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May 25, 2016updated 22 Sep 2016 12:05pm

What are microservices?

Netflix, eBay, Amazon and the UK Government Digital Service have all used microservices.

By Alexander Sword

Microservices are small, independent processes that can be combined into a larger application.

These smaller building blocks focus on doing small tasks, so that they can easily be decoupled or combined to make more complex applications.

Advantages are that individual services can be easily replaced and can be implemented using different programming languages, hardware and software according to requirements.

Microservices can also be developed independently by different teams and are loosely coupled.

By comparison, a monolithic application is built as a single unit. This will be split into three main parts, including a user-interface, a database and server-side application.

The microservices-based architecture is useful for continuous delivery in software development, since changes to a small part of the application require only a small number of services to be rebuilt and redeployed.

It differs from a service-oriented architecture, which integrates business applications.

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There are also disadvantages: a small number of services can become a much larger number of processes.

The complexity can also have impacts on "network latency, fault tolerance, message serialization, unreliable networks, asynchronicity, versioning, varying loads within our application tiers etc," according to the article Microservices – Not a Free Lunch! by Benjamin Wootton, CTO of Contino.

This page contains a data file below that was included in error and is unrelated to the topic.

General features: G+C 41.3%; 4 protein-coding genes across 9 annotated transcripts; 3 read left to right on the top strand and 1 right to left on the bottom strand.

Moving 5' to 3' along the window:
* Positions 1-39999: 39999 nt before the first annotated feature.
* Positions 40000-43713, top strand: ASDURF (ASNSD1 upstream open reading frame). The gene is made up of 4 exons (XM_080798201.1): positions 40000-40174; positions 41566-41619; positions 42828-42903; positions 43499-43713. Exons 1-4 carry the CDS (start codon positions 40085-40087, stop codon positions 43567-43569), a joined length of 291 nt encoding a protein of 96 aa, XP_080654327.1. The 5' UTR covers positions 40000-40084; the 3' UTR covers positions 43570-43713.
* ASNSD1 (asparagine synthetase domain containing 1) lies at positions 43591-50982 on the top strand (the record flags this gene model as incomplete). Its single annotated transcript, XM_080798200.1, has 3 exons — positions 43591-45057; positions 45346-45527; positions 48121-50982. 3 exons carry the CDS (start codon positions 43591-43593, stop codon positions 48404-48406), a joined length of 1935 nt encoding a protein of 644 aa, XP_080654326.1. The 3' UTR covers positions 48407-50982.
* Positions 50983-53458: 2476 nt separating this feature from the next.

He also wrote that there could be code duplication, asynchronicity between different microservices and that DevOps would be required for any microservices deployment.

The term first gained prominence in 2014.

Large-scale websites and applications that have evolved from monolithic architecture to microservices include Netflix, eBay, Amazon, the UK Government Digital Service, Real Estate, Property & Homes For Sale, Forward, Twitter, PayPal, Gilt, Bluemix, Soundcloud and the Guardian, according to Martin Fowler, Chief Scientist at ThoughtWorks.

In the early 2000s, Amazon transformed from the Obidos monolithic application to a service-oriented architecture which used encapsulated databases and smaller teams. While the company did not use the term ‘microservices’ to describe this, this has been a key case study for microservices.


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